Previous analyses of rearranged immunoglobulin (Ig) variable genes (VDJs) concluded that the mechanism of Ig somatic hypermutation (SHM) involves the Ig pre-mRNA acting as a copying template resulting in characteristic strand biased somatic mutation patterns at A:T and G:C base pairs. We have since analysed cancer genome data and found the same mutation strand-biases, in toto or in part, in nonlymphoid cancers. Here we have analysed somatic mutations in a single well-characterised gene TP53. Our goal is to understand the genesis of the strand-biased mutation patterns in TP53—and in genome-wide data—that may arise by “endogenous” mechanisms as opposed to adduct-generated DNA-targeted strand-biased mutations caused by well-characterised “external” carcinogenic influences in cigarette smoke, UV-light, and certain dietary components. The underlying strand-biased mutation signatures in TP53, for many non-lymphoid cancers, bear a striking resemblance to the Ig SHM pattern. A similar pattern can be found in genome-wide somatic mutations in cancer genomes that have also mutated TP53. The analysis implies a role for base-modified RNA template intermediates coupled to reverse transcription in the genesis of many cancers. Thus Ig SHM may be inappropriately activated in many non-lymphoid tissues via hormonal and/or inflammation-related processes leading to cancer.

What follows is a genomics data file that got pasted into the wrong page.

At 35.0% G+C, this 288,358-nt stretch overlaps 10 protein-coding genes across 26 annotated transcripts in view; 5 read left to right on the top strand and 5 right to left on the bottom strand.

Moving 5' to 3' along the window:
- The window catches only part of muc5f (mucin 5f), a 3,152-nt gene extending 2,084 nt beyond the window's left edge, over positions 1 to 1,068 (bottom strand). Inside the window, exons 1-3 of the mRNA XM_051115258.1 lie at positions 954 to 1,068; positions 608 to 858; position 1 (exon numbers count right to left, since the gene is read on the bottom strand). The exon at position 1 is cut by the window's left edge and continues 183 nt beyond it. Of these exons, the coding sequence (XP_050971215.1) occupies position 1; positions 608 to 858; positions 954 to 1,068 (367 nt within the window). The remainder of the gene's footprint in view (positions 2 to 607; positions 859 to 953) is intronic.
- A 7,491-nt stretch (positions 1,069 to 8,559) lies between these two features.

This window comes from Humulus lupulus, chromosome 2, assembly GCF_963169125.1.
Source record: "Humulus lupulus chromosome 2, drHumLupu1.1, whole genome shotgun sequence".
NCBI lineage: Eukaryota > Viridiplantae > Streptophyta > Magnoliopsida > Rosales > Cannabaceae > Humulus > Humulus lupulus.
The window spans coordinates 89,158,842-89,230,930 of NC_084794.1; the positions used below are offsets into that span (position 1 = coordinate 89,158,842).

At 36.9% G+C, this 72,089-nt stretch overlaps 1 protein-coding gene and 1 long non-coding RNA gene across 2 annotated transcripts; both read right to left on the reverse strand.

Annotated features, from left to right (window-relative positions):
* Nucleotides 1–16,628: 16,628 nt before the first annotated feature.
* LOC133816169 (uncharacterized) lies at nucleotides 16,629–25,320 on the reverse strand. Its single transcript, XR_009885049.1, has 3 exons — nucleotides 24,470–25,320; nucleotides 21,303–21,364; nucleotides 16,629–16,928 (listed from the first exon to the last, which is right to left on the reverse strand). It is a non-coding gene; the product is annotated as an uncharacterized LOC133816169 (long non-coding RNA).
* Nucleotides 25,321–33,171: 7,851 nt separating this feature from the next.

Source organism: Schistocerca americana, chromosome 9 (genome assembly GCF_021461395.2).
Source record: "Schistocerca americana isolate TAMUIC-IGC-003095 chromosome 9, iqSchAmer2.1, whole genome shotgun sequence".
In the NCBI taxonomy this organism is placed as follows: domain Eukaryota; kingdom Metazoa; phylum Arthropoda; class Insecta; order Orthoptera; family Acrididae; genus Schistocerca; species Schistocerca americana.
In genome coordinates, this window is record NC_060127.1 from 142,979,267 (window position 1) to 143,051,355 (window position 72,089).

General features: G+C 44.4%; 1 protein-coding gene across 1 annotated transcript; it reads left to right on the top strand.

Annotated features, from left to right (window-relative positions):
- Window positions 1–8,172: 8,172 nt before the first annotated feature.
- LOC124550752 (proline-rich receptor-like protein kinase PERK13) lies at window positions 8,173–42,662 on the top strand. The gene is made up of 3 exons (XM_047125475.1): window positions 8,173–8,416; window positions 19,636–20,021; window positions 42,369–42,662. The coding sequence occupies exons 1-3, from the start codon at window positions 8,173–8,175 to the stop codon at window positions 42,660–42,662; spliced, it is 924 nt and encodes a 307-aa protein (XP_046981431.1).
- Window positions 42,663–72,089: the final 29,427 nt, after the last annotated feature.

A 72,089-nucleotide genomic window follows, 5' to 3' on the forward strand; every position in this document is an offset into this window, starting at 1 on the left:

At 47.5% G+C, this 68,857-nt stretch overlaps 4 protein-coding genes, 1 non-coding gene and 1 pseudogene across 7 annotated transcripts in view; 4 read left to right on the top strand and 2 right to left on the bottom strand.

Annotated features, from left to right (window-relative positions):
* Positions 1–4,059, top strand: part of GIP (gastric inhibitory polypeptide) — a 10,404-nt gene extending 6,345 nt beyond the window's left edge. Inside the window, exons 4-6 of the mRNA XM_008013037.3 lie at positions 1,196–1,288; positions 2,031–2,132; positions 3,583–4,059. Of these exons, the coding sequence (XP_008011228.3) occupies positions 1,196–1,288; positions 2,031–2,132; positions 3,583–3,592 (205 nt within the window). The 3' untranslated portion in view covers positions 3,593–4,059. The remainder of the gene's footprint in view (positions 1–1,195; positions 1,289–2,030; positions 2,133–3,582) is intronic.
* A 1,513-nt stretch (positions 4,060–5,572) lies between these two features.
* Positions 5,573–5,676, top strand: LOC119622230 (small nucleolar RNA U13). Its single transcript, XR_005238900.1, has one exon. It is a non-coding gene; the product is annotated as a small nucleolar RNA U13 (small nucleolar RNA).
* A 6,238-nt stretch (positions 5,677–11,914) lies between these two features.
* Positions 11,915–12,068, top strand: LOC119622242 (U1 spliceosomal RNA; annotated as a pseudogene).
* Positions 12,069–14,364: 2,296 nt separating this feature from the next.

Lindley, R. A., & Steele, E. J. (2013). Critical Analysis of Strand-Biased Somatic Mutation Signatures in TP53 versus Ig Genes, in Genome-Wide Data and the Etiology of Cancer . ISRN Genomics, 2013, 1–18. https://doi.org/10.1155/2013/921418